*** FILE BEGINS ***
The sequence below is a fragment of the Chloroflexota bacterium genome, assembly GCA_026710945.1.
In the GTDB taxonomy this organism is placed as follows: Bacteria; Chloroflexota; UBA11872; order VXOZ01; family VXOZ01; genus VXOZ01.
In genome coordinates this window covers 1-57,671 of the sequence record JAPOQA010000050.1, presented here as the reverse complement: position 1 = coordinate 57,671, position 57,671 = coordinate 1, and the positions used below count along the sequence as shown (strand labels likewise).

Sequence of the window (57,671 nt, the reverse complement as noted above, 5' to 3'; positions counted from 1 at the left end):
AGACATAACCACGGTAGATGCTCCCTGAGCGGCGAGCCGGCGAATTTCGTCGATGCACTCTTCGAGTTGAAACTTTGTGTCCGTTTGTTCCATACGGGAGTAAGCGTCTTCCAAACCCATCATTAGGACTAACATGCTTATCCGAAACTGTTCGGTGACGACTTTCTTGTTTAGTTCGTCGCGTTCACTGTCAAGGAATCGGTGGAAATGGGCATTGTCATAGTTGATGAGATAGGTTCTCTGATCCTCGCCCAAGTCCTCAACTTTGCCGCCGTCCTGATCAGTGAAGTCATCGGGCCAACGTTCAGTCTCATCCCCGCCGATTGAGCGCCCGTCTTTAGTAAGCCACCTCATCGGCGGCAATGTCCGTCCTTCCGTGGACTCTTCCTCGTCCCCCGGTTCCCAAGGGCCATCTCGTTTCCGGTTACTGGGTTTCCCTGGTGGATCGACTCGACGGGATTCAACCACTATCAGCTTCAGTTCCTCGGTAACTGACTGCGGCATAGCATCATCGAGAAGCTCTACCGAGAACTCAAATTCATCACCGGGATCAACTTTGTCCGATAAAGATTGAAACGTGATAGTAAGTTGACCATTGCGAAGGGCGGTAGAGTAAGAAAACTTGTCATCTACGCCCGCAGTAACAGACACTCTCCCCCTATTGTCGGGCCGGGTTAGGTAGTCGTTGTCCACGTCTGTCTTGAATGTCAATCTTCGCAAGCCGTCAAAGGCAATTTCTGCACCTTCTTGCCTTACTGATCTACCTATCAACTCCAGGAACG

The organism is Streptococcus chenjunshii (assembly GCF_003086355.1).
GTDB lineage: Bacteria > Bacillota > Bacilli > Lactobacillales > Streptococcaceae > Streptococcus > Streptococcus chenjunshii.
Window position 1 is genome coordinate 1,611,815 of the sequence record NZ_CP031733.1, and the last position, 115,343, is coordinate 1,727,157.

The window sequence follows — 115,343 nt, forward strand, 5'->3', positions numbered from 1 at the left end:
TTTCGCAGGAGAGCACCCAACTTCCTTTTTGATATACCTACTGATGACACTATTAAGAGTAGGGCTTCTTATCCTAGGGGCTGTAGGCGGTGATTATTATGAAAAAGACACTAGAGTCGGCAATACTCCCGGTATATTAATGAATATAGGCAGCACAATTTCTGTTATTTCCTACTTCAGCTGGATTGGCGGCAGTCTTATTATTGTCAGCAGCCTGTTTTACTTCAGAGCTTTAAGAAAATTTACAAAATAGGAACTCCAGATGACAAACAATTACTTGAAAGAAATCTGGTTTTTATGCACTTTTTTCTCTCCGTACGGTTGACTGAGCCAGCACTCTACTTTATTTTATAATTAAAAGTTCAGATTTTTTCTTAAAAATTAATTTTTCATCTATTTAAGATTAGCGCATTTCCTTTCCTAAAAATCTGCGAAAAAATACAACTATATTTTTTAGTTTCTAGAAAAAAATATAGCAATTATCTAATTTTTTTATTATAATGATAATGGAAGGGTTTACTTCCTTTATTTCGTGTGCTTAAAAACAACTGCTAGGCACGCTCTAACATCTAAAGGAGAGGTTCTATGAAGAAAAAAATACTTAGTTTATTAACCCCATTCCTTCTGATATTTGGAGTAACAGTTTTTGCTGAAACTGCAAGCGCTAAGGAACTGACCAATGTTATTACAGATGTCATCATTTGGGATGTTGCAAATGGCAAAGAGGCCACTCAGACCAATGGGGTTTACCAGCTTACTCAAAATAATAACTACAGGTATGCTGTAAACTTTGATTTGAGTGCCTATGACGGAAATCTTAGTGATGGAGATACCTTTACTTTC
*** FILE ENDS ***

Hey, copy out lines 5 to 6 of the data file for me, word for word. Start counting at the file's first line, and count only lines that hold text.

AGACATAACCACGGTAGATGCTCCCTGAGCGGCGAGCCGGCGAATTTCGTCGATGCACTCTTCGAGTTGAAACTTTGTGTCCGTTTGTTCCATACGGGAGTAAGCGTCTTCCAAACCCATCATTAGGACTAACATGCTTATCCGAAACTGTTCGGTGACGACTTTCTTGTTTAGTTCGTCGCGTTCACTGTCAAGGAATCGGTGGAAATGGGCATTGTCATAGTTGATGAGATAGGTTCTCTGATCCTCGCCCAAGTCCTCAACTTTGCCGCCGTCCTGATCAGTGAAGTCATCGGGCCAACGTTCAGTCTCATCCCCGCCGATTGAGCGCCCGTCTTTAGTAAGCCACCTCATCGGCGGCAATGTCCGTCCTTCCGTGGACTCTTCCTCGTCCCCCGGTTCCCAAGGGCCATCTCGTTTCCGGTTACTGGGTTTCCCTGGTGGATCGACTCGACGGGATTCAACCACTATCAGCTTCAGTTCCTCGGTAACTGACTGCGGCATAGCATCATCGAGAAGCTCTACCGAGAACTCAAATTCATCACCGGGATCAACTTTGTCCGATAAAGATTGAAACGTGATAGTAAGTTGACCATTGCGAAGGGCGGTAGAGTAAGAAAACTTGTCATCTACGCCCGCAGTAACAGACACTCTCCCCCTATTGTCGGGCCGGGTTAGGTAGTCGTTGTCCACGTCTGTCTTGAATGTCAATCTTCGCAAGCCGTCAAAGGCAATTTCTGCACCTTCTTGCCTTACTGATCTACCTATCAACTCCAGGAACG

The organism is Streptococcus chenjunshii (assembly GCF_003086355.1).